The Huguenot and Waldensian trail

The routing abounds in numerous cultural, historical attractions as well as its scenic richness and beauty. In numerous Huguenot villages and Waldensian places along the trail the cultural heritage of the religious refugees is waiting to be discovered by the visitor.


The revocation of the Edict of Nantes by Louis XIV in October in 1685 and the prohibition of the practice of the "heretical" religion in France caused a new persecution of the Huguenots. About 250.000 Huguenots left France looking for shelter in other protestant countries in Europe and overseas. A lot of these Protestants were resident in the Dauphiné region in southern France. The first stage of their way led them to Geneva in Switzerland and from there to Germany. The Waldensians largely took the same paths in 1687 for their exile from the Piedmont valleys to Switzerland and Germany as a cause of the persecution by the Duke of Savoy and Louis XIV by the end of 17th century. The return to their valleys in 1689 is known as the "Glorious Return". Nowadays, there is no loss of importance and actuality concerning the history of the religious refugees: Substantial social and political issues are linked to themes such as persecution, displacement, migration and integration.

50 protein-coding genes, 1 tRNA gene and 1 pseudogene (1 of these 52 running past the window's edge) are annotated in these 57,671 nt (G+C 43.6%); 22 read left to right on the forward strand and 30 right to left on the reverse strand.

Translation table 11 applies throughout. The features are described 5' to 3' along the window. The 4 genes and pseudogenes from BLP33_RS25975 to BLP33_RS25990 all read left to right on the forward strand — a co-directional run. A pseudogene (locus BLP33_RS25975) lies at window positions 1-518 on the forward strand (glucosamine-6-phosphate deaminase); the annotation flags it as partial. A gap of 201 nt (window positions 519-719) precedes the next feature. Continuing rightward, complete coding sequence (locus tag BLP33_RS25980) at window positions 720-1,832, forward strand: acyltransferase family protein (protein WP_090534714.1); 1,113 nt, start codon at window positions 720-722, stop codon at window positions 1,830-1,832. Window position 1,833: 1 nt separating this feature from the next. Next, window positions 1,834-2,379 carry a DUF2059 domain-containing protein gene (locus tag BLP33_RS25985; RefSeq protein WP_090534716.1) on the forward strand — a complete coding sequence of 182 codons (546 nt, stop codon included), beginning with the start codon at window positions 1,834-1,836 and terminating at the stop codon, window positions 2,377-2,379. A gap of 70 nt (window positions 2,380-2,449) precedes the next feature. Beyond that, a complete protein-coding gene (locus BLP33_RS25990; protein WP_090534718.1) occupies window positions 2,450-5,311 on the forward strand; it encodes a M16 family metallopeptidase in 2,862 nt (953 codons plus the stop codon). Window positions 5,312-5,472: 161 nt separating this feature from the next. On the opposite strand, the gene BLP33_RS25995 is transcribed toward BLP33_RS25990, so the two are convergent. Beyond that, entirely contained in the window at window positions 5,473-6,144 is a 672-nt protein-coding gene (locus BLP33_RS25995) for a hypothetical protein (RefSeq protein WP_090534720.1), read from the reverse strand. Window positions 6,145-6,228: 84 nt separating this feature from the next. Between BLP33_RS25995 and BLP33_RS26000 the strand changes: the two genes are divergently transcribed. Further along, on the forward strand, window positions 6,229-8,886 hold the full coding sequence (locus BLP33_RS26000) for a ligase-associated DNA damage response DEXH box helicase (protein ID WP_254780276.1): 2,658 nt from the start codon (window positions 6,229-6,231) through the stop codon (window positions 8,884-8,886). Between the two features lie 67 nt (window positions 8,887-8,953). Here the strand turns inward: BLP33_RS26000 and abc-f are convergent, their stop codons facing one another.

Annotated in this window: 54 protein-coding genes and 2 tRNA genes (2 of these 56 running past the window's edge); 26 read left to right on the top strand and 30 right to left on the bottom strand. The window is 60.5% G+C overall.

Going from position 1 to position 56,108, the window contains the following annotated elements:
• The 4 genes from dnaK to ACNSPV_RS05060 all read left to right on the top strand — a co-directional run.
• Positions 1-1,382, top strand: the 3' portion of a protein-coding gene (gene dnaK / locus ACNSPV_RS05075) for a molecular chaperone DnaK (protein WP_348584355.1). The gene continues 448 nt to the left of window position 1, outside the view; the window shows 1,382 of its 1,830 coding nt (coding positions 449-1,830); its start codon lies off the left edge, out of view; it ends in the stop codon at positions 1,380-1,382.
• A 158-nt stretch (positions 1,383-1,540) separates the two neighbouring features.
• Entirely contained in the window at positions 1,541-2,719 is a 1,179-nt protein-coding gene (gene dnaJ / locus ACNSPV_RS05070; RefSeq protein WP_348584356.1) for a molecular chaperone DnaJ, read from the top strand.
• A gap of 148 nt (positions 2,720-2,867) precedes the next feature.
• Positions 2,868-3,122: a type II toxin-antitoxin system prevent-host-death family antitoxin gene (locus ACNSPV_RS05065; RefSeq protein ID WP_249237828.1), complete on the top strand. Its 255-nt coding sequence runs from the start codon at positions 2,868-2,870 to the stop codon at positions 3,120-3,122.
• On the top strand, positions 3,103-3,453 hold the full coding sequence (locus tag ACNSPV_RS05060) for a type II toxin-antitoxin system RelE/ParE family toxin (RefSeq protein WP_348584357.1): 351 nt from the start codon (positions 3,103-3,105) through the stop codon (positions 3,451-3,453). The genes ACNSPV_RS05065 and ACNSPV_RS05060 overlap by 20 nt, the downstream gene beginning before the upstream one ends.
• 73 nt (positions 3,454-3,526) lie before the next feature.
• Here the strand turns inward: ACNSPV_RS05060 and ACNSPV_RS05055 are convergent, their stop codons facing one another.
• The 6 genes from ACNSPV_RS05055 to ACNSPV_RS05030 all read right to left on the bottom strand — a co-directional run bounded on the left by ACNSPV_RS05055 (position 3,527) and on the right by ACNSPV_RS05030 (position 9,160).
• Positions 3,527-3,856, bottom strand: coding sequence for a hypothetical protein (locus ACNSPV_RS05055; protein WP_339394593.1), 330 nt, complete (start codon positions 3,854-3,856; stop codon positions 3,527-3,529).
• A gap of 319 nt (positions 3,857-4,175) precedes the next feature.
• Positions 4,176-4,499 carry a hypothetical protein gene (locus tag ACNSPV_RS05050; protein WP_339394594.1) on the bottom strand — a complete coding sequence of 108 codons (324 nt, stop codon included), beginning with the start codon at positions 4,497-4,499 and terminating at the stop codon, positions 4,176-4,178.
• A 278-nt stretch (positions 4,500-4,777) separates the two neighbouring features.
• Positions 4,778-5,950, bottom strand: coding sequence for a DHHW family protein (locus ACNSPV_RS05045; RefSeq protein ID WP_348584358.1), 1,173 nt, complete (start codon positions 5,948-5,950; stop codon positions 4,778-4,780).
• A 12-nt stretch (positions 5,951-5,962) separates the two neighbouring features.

The cultural long- distance- hiking trail “In the footsteps of the Huguenots and Waldensians” aims to highlight the historical exile of the Huguenots and Waldensians, their step-by-step integration in the host countries as a topic of a common European history and cultural heritage. It also sets the focus on freedom, the respect to human rights, tolerance and solidarity as European core values.